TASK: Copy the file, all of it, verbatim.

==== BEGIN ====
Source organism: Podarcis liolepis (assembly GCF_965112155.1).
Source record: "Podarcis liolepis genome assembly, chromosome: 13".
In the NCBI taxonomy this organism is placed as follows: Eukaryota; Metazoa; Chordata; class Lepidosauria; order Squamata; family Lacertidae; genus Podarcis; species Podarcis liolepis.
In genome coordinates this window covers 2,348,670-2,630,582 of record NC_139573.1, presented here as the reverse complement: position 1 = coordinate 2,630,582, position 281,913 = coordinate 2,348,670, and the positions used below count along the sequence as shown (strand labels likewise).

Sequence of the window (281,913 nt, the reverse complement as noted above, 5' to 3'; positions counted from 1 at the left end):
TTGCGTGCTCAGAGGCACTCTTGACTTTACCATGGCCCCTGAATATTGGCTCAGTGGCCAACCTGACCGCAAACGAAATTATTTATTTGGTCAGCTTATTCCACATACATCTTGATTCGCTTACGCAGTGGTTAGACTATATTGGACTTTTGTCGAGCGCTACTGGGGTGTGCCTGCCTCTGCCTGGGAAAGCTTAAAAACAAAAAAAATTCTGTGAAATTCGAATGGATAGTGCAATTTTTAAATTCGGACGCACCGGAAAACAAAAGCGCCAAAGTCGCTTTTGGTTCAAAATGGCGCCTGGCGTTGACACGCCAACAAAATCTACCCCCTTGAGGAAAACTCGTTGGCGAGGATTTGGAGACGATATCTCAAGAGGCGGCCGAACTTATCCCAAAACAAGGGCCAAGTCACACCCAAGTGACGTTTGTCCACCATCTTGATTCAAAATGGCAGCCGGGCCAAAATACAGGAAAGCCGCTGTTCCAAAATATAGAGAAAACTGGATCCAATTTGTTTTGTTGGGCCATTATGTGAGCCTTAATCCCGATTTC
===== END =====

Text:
Source organism: Podarcis liolepis (assembly GCF_965112155.1).
Source record: "Podarcis liolepis genome assembly, chromosome: 13".
In the NCBI taxonomy this organism is placed as follows: Eukaryota; Metazoa; Chordata; class Lepidosauria; order Squamata; family Lacertidae; genus Podarcis; species Podarcis liolepis.
In genome coordinates this window covers 2,348,670-2,630,582 of record NC_139573.1, presented here as the reverse complement: position 1 = coordinate 2,630,582, position 281,913 = coordinate 2,348,670, and the positions used below count along the sequence as shown (strand labels likewise).

Sequence of the window (281,913 nt, the reverse complement as noted above, 5' to 3'; positions counted from 1 at the left end):
TTGCGTGCTCAGAGGCACTCTTGACTTTACCATGGCCCCTGAATATTGGCTCAGTGGCCAACCTGACCGCAAACGAAATTATTTATTTGGTCAGCTTATTCCACATACATCTTGATTCGCTTACGCAGTGGTTAGACTATATTGGACTTTTGTCGAGCGCTACTGGGGTGTGCCTGCCTCTGCCTGGGAAAGCTTAAAAACAAAAAAAATTCTGTGAAATTCGAATGGATAGTGCAATTTTTAAATTCGGACGCACCGGAAAACAAAAGCGCCAAAGTCGCTTTTGGTTCAAAATGGCGCCTGGCGTTGACACGCCAACAAAATCTACCCCCTTGAGGAAAACTCGTTGGCGAGGATTTGGAGACGATATCTCAAGAGGCGGCCGAACTTATCCCAAAACAAGGGCCAAGTCACACCCAAGTGACGTTTGTCCACCATCTTGATTCAAAATGGCAGCCGGGCCAAAATACAGGAAAGCCGCTGTTCCAAAATATAGAGAAAACTGGATCCAATTTGTTTTGTTGGGCCATTATGTGAGCCTTAATCCCGATTTC